McHale & Co. Solicitors Blog

Legal access to personal finances when mental capacity is of concern – Part 1 Lasting Powers of Attorney

One of the more frequent questions I receive from clients is about how to access a family member's money when they are concerned that they no longer have mental capacity. In my experience often the first sign that a family becomes aware of a dementia related illness is through financial problems. Loved ones forget to pay the bills, obtain insurance for household items they don't own and get generally confused about things to do with finances.

There are two legal routes to follow where mental capacity is concerned. The most cost effective way is to put a Lasting Power of Attorney in place while you still have capacity. When capacity has been lost then the only route to access finances is through the Court of Protection, which I will cover in Part 2.

What is a Lasting Power of Attorney or LPA?

The most important thing to note about an LPA is that you must have mental capacity in order to obtain one. The person giving their power away is the Donor and they give their power to the Attorneys. You can have as many attorneys as you want and you can specify if they should act jointly at all or times or if you are happy for them to act independently. The "lasting" bit specifically refers to the fact that the power lasts beyond incapacity. So if the Donor either permanently or temporarily loses capacity then the LPA can be used.

There are two types of LPA:

Property and financial affairs (allowing an attorney to make decisions about paying bills, dealing with the bank, collecting benefits, selling your house, etc.)

Health and welfare (allowing decisions on treatment, care, medication, where you live, etc.)

Why would I need one?

A Power of Attorney allows you to choose someone to look after your money or your welfare if you lose the capacity to do this yourself.

When capacity is lost then it is too late to obtain an LPA. The only alternative is to submit an application to the Court of Protection which costs more and takes longer to obtain.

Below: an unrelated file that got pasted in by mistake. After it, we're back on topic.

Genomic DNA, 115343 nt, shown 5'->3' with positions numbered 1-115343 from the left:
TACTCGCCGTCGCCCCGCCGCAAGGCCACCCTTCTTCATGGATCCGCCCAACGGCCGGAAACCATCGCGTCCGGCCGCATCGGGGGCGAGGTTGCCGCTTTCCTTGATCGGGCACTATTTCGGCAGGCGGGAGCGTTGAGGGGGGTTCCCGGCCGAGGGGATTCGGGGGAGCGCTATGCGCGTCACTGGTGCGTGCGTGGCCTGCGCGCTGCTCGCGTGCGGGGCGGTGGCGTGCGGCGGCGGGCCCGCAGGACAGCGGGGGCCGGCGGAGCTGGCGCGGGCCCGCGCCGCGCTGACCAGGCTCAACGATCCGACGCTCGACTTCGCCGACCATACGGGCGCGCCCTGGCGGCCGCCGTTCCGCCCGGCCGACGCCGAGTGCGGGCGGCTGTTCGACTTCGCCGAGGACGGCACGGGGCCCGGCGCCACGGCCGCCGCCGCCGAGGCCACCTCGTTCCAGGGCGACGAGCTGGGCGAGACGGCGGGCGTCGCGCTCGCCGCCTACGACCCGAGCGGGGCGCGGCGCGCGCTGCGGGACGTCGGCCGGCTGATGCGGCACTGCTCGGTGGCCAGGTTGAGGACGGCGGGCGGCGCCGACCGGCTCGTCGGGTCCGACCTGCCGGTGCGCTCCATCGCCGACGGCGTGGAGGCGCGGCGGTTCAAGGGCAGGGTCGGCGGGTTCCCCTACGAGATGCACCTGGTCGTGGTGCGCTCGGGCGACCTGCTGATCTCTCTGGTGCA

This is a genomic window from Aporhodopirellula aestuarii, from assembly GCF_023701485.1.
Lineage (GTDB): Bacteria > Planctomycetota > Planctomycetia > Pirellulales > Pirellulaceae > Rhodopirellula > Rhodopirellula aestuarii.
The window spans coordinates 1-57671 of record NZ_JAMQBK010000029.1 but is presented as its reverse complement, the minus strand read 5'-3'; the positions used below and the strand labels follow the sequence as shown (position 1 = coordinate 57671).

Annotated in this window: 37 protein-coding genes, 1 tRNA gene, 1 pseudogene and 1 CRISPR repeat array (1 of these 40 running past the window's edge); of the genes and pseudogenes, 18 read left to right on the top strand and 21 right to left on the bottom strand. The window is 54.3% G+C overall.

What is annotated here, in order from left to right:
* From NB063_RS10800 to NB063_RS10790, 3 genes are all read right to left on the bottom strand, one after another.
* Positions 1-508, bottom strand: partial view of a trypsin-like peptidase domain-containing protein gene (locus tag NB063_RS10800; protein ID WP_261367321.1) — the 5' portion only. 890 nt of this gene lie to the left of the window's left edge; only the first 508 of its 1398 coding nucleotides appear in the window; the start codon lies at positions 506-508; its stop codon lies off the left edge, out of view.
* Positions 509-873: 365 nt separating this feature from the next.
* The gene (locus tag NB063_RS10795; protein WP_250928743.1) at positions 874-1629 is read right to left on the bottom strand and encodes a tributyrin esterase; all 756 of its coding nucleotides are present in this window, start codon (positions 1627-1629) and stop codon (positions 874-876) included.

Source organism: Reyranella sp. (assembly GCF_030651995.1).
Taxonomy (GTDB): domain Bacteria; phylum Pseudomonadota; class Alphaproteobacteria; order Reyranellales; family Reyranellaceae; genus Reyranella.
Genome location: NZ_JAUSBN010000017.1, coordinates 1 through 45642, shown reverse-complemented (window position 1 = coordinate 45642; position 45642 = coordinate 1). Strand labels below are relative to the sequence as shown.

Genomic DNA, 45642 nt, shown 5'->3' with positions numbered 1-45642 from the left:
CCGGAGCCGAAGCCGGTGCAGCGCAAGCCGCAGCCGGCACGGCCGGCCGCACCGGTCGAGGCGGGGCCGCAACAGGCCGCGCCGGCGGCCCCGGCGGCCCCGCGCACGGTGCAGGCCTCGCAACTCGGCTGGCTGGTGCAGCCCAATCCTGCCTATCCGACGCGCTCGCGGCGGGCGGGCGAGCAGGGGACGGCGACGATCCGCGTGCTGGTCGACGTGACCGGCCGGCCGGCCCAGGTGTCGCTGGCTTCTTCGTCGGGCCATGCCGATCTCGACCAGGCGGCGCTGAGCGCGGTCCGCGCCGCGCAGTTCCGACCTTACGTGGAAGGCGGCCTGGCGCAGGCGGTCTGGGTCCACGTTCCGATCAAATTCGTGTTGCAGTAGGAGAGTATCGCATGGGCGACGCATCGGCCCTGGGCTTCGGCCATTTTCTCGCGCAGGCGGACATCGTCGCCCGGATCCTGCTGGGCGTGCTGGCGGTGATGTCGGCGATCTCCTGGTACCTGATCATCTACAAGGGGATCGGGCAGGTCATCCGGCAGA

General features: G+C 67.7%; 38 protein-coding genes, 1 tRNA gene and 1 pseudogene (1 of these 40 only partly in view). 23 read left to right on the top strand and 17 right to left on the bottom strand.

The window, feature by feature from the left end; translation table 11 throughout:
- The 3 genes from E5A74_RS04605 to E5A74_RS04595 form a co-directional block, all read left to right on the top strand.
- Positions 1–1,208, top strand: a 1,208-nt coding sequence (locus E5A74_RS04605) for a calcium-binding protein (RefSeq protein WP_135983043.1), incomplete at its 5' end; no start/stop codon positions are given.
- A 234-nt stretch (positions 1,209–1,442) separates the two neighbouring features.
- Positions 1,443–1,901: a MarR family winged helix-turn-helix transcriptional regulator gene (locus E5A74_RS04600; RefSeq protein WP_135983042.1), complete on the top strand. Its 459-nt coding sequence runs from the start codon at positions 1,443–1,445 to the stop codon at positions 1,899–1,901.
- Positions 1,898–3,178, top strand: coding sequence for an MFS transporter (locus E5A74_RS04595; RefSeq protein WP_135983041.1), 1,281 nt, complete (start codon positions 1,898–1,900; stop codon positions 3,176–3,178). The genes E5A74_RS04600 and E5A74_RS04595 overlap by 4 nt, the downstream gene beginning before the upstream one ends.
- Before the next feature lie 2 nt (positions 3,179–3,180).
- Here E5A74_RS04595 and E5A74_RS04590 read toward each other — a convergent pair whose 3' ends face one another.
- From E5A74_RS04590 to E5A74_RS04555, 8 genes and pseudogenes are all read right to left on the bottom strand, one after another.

This won't happen to me.

With today's increasingly ageing population dementia related illnesses are on the increase. The current statistics from the Alzheimer's society forecast that over a million people will have dementia by 2021.

It's not just for the elderly! If as a result of an accident or a medical condition you suffer a brain injury then you may temporarily lose your capacity. Car accidents or Sports injuries resulting in concussion can be one way where anyone at any age can lose capacity.


Although many couples have jointly owned assets, in a lot of cases couples will still maintain separate bank accounts often for tax reasons such as to take advantage of ISAs . If all assets are joint and one partner suffers from a dementia related illness then in reality their partner can still access funds to pay the bills, buy food, fix the roof etc. However with separate funds it can sometimes lead to distressing situations where the bank will not allow you to access your partner's funds should they lose capacity. We have also been made aware of instances where banks have frozen joint accounts in certain circumstances.

The problems become more apparent when there is a single elderly parent or a widowed or divorced parent.

How do I get an LPA?

You can obtain an LPA by doing it yourself, but if you make a mistake then you may have to submit a further application with extra fees. It is worthwhile obtaining a fixed price quote from a Solicitor for the work so we can explain the risks and how to protect yourself, so that you fully understand what the process involves.

We have several people that can assist you here at McHale & Co but to get started please call and ask for Philippa Wright on 0161 928 3848 or email at

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